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A History of English Romanticism in the Eighteenth

Who visited Lyttelton's country seat at Hagley in 1845


We

have grown so accustomed to a more intimate treatment and a more spiritual interpretation of nature, that we are perhaps too apt to undervalue Thomson's simple descriptive or pictorial method. Compared with Wordsworth's mysticism, with Shelley's passionate pantheism, with Byron's romantic gloom in presence of the mountains and the sea, with Keats' joyous re-creation of mythology, with Thoreau's Indian-like approach to the innermost arcana--with a dozen other moods familiar to the modern mind--it seems to us unimaginative. Thomson has been likened, as a colorist, to Rubens; and possibly the glow, the breadth, and the vital energy of his best passages, as of Rubens' great canvases, leave our finer perceptions untouched, and we ask for something more esoteric, more intense. Still there are permanent and solid qualities in Thomson's landscape art, which can give delight even now to an unspoiled taste. To a reader of his own generation, "The Seasons" must have come as the revelation of a fresh world of beauty. Such passages as those which describe the first spring showers, the thunderstorm in summer, the trout-fishing, the sheep-washing, and the terrors of the winter night, were not only strange to the public of that day, but were new in English poetry.

That the poet was something of a naturalist, who wrote lovingly and with his "eye upon the object," is evident from a hundred touches, like "auriculas with shining meal";

justify;"> "The yellow wall-flower stained with iron brown;"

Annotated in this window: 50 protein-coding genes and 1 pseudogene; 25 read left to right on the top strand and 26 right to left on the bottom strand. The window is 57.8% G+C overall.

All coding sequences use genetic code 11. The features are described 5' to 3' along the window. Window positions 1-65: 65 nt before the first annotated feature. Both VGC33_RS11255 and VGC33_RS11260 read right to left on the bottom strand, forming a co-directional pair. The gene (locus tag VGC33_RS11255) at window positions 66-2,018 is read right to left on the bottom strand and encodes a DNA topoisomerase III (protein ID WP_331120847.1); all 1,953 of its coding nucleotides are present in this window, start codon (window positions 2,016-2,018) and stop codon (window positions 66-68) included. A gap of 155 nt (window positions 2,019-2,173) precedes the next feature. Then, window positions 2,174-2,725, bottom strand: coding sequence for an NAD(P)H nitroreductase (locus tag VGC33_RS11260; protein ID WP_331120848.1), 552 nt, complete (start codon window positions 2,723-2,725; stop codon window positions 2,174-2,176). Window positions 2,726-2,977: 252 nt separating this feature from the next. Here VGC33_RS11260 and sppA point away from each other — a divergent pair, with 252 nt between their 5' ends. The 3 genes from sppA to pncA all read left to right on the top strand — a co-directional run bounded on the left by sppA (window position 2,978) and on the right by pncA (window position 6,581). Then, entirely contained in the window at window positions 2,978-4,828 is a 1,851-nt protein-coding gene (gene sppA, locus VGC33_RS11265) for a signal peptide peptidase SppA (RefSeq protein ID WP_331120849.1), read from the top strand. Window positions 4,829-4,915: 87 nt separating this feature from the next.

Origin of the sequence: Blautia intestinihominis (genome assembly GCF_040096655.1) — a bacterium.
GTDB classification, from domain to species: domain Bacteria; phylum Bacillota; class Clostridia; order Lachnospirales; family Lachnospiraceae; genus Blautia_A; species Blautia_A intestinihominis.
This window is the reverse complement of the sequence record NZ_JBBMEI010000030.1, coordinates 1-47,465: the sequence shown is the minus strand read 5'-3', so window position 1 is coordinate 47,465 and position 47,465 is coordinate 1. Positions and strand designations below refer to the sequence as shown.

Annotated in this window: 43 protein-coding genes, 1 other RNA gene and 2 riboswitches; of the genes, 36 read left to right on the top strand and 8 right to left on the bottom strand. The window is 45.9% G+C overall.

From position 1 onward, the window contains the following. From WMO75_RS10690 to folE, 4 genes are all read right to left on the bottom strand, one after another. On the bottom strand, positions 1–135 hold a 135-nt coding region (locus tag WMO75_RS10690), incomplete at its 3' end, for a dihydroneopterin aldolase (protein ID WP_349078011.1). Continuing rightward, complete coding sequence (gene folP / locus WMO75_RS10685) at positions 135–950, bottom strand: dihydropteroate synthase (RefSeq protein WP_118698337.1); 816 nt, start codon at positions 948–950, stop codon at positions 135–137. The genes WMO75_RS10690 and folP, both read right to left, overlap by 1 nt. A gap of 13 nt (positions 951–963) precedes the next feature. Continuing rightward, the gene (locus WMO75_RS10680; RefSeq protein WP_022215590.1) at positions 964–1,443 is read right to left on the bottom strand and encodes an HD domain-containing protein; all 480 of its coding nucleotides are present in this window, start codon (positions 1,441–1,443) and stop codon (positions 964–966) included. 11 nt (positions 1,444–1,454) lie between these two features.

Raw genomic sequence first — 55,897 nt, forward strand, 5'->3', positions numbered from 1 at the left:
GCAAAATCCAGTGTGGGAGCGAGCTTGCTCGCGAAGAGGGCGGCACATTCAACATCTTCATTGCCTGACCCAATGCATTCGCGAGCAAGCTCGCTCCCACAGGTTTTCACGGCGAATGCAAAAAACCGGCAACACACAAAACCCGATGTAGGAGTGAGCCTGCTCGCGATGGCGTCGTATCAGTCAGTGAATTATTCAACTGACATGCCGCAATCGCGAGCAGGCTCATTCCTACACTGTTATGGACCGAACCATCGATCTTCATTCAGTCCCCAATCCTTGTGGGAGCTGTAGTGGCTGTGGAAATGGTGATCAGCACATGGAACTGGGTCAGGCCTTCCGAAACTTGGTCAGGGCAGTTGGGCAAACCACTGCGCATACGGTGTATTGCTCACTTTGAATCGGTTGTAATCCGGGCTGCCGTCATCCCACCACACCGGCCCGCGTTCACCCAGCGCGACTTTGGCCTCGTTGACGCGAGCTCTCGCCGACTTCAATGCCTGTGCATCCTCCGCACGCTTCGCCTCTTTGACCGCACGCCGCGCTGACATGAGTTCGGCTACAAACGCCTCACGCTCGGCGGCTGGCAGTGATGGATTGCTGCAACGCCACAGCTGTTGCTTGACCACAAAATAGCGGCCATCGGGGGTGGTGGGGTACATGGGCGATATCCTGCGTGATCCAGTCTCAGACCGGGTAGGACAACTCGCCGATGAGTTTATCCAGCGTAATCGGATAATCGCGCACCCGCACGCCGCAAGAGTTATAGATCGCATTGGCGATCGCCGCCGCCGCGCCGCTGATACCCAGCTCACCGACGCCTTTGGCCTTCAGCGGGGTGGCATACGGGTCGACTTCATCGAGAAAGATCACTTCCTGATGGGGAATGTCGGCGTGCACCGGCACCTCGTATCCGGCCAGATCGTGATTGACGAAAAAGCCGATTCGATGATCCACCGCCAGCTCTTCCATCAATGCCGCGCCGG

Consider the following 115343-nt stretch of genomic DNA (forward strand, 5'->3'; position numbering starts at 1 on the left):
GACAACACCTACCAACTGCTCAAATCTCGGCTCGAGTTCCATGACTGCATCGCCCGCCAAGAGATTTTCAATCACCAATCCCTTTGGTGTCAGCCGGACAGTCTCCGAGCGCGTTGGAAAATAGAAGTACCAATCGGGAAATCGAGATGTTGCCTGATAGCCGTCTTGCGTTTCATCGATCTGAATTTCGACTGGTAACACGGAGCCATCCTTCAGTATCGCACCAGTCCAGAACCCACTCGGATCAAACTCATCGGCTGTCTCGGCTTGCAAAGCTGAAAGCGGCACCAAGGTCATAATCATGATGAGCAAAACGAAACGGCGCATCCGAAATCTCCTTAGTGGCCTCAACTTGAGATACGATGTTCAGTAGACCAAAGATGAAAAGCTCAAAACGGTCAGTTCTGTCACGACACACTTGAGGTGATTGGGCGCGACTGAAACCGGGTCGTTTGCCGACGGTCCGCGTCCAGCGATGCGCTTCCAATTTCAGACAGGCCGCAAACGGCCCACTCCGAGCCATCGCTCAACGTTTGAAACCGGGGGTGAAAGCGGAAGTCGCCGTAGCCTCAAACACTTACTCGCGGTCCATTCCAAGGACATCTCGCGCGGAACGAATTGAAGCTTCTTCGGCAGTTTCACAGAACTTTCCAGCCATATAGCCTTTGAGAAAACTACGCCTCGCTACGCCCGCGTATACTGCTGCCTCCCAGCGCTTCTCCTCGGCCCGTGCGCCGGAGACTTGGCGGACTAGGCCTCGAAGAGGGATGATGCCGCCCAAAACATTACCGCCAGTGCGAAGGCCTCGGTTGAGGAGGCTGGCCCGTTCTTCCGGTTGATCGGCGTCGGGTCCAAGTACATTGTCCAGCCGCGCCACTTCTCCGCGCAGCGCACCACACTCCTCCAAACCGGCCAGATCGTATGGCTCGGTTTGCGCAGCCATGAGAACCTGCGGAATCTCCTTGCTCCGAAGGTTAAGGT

or,

"The bittern knows his time, with bill engulfed, To shake the sounding marsh."[6]

Thomson's scenery was genuine. His images of external nature are never false and seldom vague, like Pope's. In a letter to Lyttelton,[7] he speaks of "the Muses of the great simple country, not the little fine-lady Muses of Richmond Hill." His delineations, if less sharp and finished in detail than Cowper's, have greater breadth. Coleridge's comparison of the two poets is well known: "The love of nature seems to have led Thomson to a cheerful religion, and a gloomy religion to have led Cowper to a love of nature. . . In chastity of diction and the harmony of blank verse, Cowper leaves Thomson immeasurably below him; yet I still feel the latter to have been the born poet."

The geologist Hugh Miller, who visited Lyttelton's country seat at Hagley in 1845, describes the famous landscape which Thomson had painted in "Spring":

"Meantime you gain the height from whose fair brow The bursting prospect spreads immense around, And, snatched o'er hill and dale and wood and lawn, And verdant field and darkening heath between, And villages embosomed soft in trees, And spiry town, by surging columns marked Of household smoke, your eye extensive roams. . . To where the broken landscape, by degrees Ascending, roughens into rigid hills, O'er which the Cambrian mountains, like far clouds, That skirt the blue horizon, dusky rise."

"That entire prospect," says Miller,[8]--"one of the finest in England, and eminently characteristic of what is best in English scenery--enabled me to understand what I had used to deem a peculiarity--in some measure a defect--in the landscapes of the poet Thomson. It must have often struck the Scotch reader that, in dealing with very extended prospects, he rather enumerates than describes. His pictures are often mere catalogues, in which single words stand for classes of objects, and in which the entire poetry seems to consist in an overmastering sense of vast extent, occupied by amazing multiplicity. . . Now the prospect from the hill at Hagley furnished me with the true explanation of this enumerative style. Measured along the horizon, it must, on the lowest estimate, be at least fifty miles in longitudinal extent; measured laterally, from the spectator forwards, at least twenty. . . The real area must rather exceed than fall short of a thousand square miles: the fields into which it is laid out are small, scarcely averaging a square furlong in superficies. . . With these there are commixed innumerable cottages, manor-houses, villages, towns. Here the surface is dimpled by unreckoned hollows; there fretted by uncounted mounds; all is amazing, overpowering multiplicity--a multiplicity which neither the pen nor the pencil can adequately express; and so description, in even the hands of a master, sinks into mere enumeration. The picture becomes a catalogue."


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